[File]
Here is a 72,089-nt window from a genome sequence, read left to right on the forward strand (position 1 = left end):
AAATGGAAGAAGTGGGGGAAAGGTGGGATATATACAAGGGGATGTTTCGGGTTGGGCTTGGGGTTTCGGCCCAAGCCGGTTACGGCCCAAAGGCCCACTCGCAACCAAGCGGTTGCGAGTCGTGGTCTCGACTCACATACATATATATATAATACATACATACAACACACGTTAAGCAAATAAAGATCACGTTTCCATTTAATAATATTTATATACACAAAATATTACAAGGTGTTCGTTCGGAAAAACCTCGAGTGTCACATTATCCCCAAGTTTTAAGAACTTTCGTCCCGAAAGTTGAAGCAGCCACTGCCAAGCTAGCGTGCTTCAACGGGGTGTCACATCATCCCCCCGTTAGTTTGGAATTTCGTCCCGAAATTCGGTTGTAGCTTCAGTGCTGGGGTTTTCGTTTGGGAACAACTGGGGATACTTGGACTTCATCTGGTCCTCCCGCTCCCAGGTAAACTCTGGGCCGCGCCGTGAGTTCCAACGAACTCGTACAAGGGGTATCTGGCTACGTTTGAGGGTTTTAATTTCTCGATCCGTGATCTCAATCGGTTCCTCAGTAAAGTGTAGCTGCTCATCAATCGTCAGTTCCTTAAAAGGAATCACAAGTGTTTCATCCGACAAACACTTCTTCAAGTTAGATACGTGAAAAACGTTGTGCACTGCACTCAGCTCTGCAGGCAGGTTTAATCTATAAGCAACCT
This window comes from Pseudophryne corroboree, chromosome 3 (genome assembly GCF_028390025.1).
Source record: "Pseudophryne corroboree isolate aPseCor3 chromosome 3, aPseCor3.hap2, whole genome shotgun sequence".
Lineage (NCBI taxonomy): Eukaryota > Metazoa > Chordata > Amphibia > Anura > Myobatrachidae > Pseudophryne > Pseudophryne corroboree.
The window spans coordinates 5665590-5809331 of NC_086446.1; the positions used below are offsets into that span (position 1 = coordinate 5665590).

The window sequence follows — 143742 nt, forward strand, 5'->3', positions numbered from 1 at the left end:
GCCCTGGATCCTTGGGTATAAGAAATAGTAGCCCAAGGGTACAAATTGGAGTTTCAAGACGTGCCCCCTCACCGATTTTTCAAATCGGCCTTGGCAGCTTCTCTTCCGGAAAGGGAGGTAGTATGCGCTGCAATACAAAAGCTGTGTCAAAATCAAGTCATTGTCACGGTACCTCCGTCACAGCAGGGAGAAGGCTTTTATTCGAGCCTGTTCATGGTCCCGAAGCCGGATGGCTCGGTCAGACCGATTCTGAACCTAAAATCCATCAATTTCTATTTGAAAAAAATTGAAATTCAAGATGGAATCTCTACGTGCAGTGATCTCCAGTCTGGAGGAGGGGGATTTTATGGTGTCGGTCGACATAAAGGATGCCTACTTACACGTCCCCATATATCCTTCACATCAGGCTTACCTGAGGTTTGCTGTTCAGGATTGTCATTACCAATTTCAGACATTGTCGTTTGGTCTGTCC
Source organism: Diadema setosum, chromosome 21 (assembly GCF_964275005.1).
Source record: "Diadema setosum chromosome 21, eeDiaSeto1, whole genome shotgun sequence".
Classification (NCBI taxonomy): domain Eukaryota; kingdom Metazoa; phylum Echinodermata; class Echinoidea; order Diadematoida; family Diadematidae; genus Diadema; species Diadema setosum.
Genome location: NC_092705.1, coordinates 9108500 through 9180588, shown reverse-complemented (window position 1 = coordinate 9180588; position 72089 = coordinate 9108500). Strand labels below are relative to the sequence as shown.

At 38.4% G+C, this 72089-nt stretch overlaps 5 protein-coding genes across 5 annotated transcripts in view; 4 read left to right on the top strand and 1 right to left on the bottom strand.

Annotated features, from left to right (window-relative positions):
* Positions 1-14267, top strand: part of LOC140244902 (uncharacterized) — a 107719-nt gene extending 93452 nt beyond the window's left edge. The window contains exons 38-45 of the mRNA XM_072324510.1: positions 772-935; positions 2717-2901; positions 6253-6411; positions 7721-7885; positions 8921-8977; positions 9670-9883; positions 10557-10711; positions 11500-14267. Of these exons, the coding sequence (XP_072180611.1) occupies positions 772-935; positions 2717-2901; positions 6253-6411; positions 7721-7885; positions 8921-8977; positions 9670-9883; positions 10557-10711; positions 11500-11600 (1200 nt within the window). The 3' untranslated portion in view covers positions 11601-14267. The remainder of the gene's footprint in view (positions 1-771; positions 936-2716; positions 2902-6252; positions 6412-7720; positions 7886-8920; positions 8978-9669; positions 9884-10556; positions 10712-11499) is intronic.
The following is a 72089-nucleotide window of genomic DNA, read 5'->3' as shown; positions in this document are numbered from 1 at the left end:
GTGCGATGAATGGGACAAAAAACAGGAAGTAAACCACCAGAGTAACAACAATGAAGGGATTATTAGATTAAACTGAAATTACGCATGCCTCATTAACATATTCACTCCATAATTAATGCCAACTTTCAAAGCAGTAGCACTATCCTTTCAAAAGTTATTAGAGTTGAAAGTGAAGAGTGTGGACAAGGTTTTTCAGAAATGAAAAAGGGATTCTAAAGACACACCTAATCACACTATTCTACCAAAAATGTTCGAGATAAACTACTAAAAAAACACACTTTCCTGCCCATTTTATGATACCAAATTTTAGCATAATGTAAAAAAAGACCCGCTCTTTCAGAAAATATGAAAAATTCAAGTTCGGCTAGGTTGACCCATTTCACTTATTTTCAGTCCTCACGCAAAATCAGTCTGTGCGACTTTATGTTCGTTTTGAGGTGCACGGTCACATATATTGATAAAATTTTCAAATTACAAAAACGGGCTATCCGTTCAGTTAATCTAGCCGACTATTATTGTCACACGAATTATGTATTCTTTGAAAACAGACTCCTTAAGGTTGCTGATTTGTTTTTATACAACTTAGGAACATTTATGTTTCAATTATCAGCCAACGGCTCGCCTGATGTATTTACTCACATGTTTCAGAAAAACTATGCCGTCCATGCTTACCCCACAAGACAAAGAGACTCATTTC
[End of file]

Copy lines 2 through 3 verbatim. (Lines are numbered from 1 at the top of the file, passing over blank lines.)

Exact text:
AAATGGAAGAAGTGGGGGAAAGGTGGGATATATACAAGGGGATGTTTCGGGTTGGGCTTGGGGTTTCGGCCCAAGCCGGTTACGGCCCAAAGGCCCACTCGCAACCAAGCGGTTGCGAGTCGTGGTCTCGACTCACATACATATATATATAATACATACATACAACACACGTTAAGCAAATAAAGATCACGTTTCCATTTAATAATATTTATATACACAAAATATTACAAGGTGTTCGTTCGGAAAAACCTCGAGTGTCACATTATCCCCAAGTTTTAAGAACTTTCGTCCCGAAAGTTGAAGCAGCCACTGCCAAGCTAGCGTGCTTCAACGGGGTGTCACATCATCCCCCCGTTAGTTTGGAATTTCGTCCCGAAATTCGGTTGTAGCTTCAGTGCTGGGGTTTTCGTTTGGGAACAACTGGGGATACTTGGACTTCATCTGGTCCTCCCGCTCCCAGGTAAACTCTGGGCCGCGCCGTGAGTTCCAACGAACTCGTACAAGGGGTATCTGGCTACGTTTGAGGGTTTTAATTTCTCGATCCGTGATCTCAATCGGTTCCTCAGTAAAGTGTAGCTGCTCATCAATCGTCAGTTCCTTAAAAGGAATCACAAGTGTTTCATCCGACAAACACTTCTTCAAGTTAGATACGTGAAAAACGTTGTGCACTGCACTCAGCTCTGCAGGCAGGTTTAATCTATAAGCAACCT
This window comes from Pseudophryne corroboree, chromosome 3 (genome assembly GCF_028390025.1).